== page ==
Combining gut fluorescence technique and spatial analysis to determine Littorina littorea grazing dynamics in nutrient-enriched and nutrient-unenriched littoral mesocosms
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Diaz ER, Krauvelin P, Erlandsson J
mesocosm, land based, littorina, 12 m3, Solbergstrand, Oslofjord, Norway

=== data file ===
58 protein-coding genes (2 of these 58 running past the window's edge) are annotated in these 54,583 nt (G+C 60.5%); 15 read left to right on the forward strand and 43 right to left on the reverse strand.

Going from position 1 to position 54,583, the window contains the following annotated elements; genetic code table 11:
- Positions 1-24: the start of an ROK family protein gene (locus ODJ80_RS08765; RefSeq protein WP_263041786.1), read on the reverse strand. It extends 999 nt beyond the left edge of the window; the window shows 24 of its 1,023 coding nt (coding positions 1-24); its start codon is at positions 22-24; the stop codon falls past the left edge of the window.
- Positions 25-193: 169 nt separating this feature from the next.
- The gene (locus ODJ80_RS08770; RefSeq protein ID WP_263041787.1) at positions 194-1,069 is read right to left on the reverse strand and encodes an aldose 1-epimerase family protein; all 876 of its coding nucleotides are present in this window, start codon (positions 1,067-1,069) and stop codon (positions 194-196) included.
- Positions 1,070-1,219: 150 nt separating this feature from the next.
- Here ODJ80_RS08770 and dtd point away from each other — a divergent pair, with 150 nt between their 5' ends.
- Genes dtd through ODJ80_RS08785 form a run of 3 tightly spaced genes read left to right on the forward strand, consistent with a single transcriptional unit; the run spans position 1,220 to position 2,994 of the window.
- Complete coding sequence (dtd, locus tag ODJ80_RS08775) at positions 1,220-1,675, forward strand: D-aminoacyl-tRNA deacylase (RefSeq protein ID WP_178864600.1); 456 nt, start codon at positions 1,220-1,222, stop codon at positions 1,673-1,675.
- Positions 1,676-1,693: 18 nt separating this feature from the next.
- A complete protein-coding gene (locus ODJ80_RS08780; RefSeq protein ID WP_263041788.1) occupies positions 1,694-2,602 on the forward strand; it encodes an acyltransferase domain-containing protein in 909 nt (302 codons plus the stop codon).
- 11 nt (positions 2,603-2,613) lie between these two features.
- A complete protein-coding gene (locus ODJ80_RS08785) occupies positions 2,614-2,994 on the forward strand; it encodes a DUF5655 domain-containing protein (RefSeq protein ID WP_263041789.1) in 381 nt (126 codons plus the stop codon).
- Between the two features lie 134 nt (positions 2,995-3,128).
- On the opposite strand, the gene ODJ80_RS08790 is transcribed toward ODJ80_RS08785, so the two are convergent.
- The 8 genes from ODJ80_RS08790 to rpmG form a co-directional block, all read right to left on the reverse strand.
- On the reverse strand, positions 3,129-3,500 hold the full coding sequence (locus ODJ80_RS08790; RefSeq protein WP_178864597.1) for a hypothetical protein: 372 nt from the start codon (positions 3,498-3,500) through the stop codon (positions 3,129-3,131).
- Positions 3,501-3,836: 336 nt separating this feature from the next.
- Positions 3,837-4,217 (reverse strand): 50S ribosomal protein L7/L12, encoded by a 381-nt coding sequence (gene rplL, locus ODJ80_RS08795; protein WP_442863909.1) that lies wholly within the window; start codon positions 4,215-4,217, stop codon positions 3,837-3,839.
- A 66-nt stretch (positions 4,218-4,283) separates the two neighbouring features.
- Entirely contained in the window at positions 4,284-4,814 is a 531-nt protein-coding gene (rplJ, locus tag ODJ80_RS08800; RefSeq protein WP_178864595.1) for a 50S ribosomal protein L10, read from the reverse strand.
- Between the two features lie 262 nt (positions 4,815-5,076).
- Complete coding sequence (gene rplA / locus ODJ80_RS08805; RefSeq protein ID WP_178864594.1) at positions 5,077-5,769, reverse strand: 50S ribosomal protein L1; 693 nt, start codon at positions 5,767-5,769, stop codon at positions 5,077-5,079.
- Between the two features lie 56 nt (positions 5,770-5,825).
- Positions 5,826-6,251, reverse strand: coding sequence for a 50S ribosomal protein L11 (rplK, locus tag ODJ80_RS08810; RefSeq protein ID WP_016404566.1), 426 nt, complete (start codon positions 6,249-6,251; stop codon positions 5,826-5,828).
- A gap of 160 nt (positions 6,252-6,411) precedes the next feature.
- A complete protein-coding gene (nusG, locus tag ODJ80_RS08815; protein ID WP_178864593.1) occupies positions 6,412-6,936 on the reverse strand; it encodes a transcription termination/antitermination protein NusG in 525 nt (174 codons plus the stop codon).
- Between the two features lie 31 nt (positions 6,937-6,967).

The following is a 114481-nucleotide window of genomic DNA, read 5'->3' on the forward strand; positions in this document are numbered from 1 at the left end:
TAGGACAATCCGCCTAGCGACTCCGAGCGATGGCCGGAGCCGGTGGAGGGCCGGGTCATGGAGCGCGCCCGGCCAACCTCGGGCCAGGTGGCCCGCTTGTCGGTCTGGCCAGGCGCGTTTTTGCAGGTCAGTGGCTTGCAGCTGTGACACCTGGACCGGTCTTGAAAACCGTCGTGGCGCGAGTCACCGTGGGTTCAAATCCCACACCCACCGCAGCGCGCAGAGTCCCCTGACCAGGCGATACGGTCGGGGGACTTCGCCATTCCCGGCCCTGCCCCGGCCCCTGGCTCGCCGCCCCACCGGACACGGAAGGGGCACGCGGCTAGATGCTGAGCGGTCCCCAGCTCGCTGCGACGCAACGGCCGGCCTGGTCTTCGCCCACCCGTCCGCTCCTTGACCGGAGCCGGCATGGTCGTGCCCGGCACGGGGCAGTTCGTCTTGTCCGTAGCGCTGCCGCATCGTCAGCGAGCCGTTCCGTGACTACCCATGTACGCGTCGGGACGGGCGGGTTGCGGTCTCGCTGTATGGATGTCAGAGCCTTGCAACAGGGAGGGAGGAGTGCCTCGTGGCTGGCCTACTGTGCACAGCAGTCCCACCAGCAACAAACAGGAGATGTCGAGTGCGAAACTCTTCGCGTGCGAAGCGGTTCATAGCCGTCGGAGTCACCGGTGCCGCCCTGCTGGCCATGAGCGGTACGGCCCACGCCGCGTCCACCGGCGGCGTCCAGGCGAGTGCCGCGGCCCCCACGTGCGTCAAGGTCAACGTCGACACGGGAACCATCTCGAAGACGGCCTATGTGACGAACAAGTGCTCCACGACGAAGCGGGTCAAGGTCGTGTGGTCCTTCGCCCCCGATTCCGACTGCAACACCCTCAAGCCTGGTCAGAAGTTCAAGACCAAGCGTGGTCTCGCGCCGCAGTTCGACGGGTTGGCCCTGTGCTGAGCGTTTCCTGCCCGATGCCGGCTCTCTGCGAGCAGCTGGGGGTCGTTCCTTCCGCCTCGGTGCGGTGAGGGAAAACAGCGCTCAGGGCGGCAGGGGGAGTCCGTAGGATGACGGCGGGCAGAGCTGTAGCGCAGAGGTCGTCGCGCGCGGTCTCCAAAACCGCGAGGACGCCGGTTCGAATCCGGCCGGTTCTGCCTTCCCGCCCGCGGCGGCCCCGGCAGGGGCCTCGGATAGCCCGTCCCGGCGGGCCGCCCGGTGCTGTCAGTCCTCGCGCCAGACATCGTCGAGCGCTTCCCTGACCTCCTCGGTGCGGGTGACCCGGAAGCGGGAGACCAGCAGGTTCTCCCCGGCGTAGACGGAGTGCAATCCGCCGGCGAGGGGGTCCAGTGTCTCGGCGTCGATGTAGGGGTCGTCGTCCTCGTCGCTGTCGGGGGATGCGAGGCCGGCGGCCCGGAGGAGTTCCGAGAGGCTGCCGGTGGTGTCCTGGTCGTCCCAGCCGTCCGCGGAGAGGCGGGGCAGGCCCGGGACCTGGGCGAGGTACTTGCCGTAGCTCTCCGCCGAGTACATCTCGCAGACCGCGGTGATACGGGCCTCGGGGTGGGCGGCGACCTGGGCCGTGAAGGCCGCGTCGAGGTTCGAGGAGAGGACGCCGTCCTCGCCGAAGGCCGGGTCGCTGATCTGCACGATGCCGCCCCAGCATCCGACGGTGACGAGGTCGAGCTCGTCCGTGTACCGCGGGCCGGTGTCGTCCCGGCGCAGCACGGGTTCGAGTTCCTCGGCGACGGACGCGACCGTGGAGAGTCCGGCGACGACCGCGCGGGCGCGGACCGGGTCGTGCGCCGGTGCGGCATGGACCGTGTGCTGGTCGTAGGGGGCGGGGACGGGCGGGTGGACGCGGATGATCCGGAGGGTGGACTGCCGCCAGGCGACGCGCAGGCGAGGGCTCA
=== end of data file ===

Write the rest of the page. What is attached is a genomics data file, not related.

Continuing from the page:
Spatiotemporal distribution patterns in relationto feeding behavior of herbivorous gastropods have beenstudied extensively, but still knowledge about small-scalepatterns is limited in relation to eutrophication. Thisexperimental study aimed to describe the small-scale distributionof Littorina littorea in nutrient-enriched andnutrient-unenriched mesocosms in a merely atidal regionand relate the distribution to food abundance and possiblecompeting organisms, while checking simultaneously forfeeding activities. The latter part was accomplishedthrough the ‘‘gut fluorescence technique’’ GFT (which, toour knowledge, has not previously been used for benthicgrazers) to estimate per capita grazing rates and the formerpart through monitoring of spatial heterogeneity of L. littoreaand co-variation with sessile organisms (usingsemivariograms and cross-semivariograms, respectively).After 5 months of nutrient addition, the abundance andbiomass of L. littorea had increased in enriched systems,which also had significantly higher total biomass of greenalgae. Gut pigment content was higher in L. littorea fromenriched mesocosms, and gut depletion rate was higher inL. littorea from unenriched mesocosms. Spatial analysisshowed that L. littorea exhibited generally random patterns(suggesting feeding activities) but sometimes (often in themorning) spatial patchiness (clumped distribution) in bothenriched and unenriched conditions. There was mainlypositive co-variation between L. littorea and biofilm, whiledifferent nutrient conditions exhibited contrasting co-variationbetween L. littorea and barnacles (positive co-variationin enriched and negative co-variation in unenrichedmesocosms). The study offered insights into how feedingbehavior and spatial distribution of a species may interactwith community components differently under differentnutrient regimes. The applied methodology can be usefulfor purposes of faster examination of grazing effectsamong different regions and also to compare grazingintensities and interactions between grazers and the benthiccommunities in disturbed (including pollution and nutrientenrichment) and non-disturbed systems, as well as in upwellingversus non-upwelling areas.
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